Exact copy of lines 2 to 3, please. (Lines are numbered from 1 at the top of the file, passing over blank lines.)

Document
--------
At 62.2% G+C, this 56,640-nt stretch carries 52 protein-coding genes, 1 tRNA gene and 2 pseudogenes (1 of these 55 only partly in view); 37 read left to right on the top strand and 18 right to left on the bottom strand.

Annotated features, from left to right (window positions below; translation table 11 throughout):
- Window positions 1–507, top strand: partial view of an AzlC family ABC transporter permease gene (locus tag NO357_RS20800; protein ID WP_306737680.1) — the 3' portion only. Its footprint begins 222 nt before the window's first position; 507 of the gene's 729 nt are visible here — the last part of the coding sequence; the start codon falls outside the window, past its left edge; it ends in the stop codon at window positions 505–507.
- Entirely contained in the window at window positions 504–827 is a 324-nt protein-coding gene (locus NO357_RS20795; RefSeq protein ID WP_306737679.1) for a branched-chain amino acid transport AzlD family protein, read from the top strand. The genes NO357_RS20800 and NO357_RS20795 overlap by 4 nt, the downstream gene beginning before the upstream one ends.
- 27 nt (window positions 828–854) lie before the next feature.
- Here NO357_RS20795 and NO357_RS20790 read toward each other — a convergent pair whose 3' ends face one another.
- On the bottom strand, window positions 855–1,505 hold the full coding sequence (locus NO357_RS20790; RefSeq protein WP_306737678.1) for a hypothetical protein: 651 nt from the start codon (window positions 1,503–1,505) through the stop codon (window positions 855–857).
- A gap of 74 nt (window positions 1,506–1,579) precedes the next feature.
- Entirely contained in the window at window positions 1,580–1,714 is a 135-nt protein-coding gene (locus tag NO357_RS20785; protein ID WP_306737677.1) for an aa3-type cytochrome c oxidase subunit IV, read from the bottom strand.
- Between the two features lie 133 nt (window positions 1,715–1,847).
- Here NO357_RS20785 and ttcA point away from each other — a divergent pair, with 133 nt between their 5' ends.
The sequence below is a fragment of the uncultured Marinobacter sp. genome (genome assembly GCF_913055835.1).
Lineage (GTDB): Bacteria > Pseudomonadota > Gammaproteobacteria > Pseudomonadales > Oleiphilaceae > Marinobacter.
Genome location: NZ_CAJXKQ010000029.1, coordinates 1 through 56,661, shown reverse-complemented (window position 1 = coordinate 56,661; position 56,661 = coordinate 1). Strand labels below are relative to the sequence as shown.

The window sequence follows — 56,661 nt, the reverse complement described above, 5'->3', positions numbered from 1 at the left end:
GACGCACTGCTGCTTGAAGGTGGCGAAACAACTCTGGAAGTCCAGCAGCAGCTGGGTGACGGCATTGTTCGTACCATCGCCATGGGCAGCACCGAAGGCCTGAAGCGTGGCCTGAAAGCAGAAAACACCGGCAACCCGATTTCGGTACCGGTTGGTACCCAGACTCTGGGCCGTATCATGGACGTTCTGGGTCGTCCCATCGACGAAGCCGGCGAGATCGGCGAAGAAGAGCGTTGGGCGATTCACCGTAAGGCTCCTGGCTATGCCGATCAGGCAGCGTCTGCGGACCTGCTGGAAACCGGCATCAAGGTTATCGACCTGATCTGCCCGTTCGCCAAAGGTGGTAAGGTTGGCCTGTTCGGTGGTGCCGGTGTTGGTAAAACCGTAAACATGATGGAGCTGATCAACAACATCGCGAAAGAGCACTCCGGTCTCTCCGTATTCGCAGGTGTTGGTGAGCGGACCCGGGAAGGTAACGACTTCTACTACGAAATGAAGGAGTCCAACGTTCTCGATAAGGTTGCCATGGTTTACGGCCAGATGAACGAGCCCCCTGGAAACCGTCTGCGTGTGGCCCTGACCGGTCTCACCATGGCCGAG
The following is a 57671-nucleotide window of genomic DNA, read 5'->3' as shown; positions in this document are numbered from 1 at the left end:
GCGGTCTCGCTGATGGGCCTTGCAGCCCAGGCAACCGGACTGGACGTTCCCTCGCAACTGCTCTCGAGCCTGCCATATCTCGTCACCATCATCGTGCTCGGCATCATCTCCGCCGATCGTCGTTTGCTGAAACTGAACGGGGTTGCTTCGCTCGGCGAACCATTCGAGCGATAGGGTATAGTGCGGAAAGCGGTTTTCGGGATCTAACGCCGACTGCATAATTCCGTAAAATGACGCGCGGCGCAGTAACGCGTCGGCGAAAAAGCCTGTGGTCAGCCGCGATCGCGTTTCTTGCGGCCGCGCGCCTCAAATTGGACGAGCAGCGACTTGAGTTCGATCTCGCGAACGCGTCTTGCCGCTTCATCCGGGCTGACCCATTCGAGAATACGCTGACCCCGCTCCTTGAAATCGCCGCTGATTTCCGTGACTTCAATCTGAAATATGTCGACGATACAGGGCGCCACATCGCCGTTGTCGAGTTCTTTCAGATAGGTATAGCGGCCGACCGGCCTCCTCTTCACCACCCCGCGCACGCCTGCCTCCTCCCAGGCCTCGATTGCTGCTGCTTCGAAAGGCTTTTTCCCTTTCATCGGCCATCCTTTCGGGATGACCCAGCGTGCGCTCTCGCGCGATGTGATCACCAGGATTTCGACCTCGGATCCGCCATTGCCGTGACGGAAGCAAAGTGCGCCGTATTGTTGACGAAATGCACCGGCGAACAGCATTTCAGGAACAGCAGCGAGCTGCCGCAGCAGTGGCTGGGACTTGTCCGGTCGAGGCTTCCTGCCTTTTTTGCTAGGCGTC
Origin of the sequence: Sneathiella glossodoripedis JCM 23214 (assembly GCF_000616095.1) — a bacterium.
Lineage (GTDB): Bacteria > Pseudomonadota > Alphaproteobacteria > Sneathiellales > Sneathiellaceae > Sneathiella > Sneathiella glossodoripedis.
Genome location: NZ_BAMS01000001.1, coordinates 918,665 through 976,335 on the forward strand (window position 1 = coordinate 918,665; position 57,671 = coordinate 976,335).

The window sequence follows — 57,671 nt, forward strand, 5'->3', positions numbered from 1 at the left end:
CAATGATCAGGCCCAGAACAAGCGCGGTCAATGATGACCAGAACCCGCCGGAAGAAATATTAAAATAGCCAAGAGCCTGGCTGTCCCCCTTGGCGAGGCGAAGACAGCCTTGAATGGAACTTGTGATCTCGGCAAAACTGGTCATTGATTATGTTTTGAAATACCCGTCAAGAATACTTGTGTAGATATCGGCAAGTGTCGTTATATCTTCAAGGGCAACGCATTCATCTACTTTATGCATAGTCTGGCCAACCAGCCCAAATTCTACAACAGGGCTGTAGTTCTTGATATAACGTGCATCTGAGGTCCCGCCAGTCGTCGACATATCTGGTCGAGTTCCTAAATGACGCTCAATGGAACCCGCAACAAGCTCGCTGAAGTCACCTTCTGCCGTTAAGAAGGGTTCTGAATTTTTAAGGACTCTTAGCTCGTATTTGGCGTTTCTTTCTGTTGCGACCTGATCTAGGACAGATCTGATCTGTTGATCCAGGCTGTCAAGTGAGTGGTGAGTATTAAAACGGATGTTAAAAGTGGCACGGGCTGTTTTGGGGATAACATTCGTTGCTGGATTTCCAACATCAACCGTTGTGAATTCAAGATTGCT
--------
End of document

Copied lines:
Annotated features, from left to right (window positions below; translation table 11 throughout):
- Window positions 1–507, top strand: partial view of an AzlC family ABC transporter permease gene (locus tag NO357_RS20800; protein ID WP_306737680.1) — the 3' portion only. Its footprint begins 222 nt before the window's first position; 507 of the gene's 729 nt are visible here — the last part of the coding sequence; the start codon falls outside the window, past its left edge; it ends in the stop codon at window positions 505–507.